Again if you don’t understand why we are doing the math, don’t panic. Just know that there are some ugly complex equations which need to be solved for in Java. In summary we need to do the following:

- In Java compute the null space and extract out X,Y,Z,W (Not shown)
- In Sage construct a system of equation for the above constraints
- In Sage separate out the known and unknown portions of those equations and output Java code
- In Java solve for unknowns (Not shown)

This is actually only 2/3 of the solution. Since the focus of this article is on the process and not about the details of this particular problem we will skip the rest.

## Solving with Sage

All code examples below are written in Python and need to be run inside of Sage’s interactive shell. Do not try to to run the scripts from Python directly, use Sage. All python files need the following imports:

from sage.all import *
from numpy.core.fromnumeric import var |

The first step in solving this problem is creating several 3×3 symbolic matrices. Each element in the matrix is unique. I couldn’t find a function built into Sage, so I wrote my own:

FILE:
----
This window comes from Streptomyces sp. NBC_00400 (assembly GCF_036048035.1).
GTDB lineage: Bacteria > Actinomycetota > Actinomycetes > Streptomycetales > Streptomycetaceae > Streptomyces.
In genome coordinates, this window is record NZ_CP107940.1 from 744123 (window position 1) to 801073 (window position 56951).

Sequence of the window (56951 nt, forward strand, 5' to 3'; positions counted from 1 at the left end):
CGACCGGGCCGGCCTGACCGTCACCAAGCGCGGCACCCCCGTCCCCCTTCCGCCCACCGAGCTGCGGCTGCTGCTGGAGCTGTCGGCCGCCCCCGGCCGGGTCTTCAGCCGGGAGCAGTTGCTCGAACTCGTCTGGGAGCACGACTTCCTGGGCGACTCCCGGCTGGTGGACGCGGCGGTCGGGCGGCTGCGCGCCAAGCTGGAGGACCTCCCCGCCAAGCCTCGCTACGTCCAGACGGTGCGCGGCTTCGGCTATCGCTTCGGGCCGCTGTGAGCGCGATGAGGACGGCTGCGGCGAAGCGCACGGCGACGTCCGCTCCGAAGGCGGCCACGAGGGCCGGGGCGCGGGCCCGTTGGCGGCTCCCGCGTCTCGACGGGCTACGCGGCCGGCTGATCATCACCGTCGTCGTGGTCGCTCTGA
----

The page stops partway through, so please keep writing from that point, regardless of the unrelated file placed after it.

def symMatrix( numRows , numCols , letter ):
A = matrix(SR,numRows,numCols)
for i in range(0,numRows):
for j in range(0,numCols):
A[i,j] = var('%s%d%d' % (letter,i,j) )
return A |

The ‘var’ function is used by Sage to define symbolic variables. Inside of the Sage interactive shell you can do the following:

sage: A = symMatrix(3,3,'a')
sage: A
[a00 a01 a02]
[a10 a11 a12]
[a20 a21 a22] |

Now that you can create a symbolic matrix you can solve rest of the problem as follows:

x,y,z = var('x','y','z')
X = symMatrix( 3, 3 , 'X')
Y = symMatrix( 3, 3 , 'Y')
Z = symMatrix( 3, 3 , 'Z')
W = symMatrix( 3, 3 , 'W')
E = x*X + y*Y + z*Z + 1*W
EE = E*E.T
eq1=det(E)
eq2=EE*E-0.5*EE.trace()*E
eqs = (eq1,eq2[0,0],eq2[0,1],eq2[0,2],eq2[1,0],eq2[1,1],eq2[1,2],eq2[2,0],eq2[2,1],eq2[2,2])
keysA = ('x^3','y^3','x^2*y','x*y^2','x^2*z','x^2','y^2*z','y^2','x*y*z','x*y')
keysB = ('x*z^2','x*z','x','y*z^2','y*z','y','z^3','z^2','z','')
# print out machine code for the linear system
printData('A',eqs,keysA)
printData('B',eqs,keysB) |

The functions **det** and **trace** compute the determinant and trace of a matrix respectively,** A.T** is the transpose of **A**. Most of that is straight forward algebra, but what about that last bit? Well the printData() function massages those equations to produce usable Java output, which is the subject of the next section.

## Generating Code

What the Java code is going to do is solve a linear system. To do that the equations above need to reformatted and converted into matrix format. The variable **eqs** in the above python code contains equations which have a similar appearance to the equation below on the left, but they need to be expanded out so that they look like the equation on the right.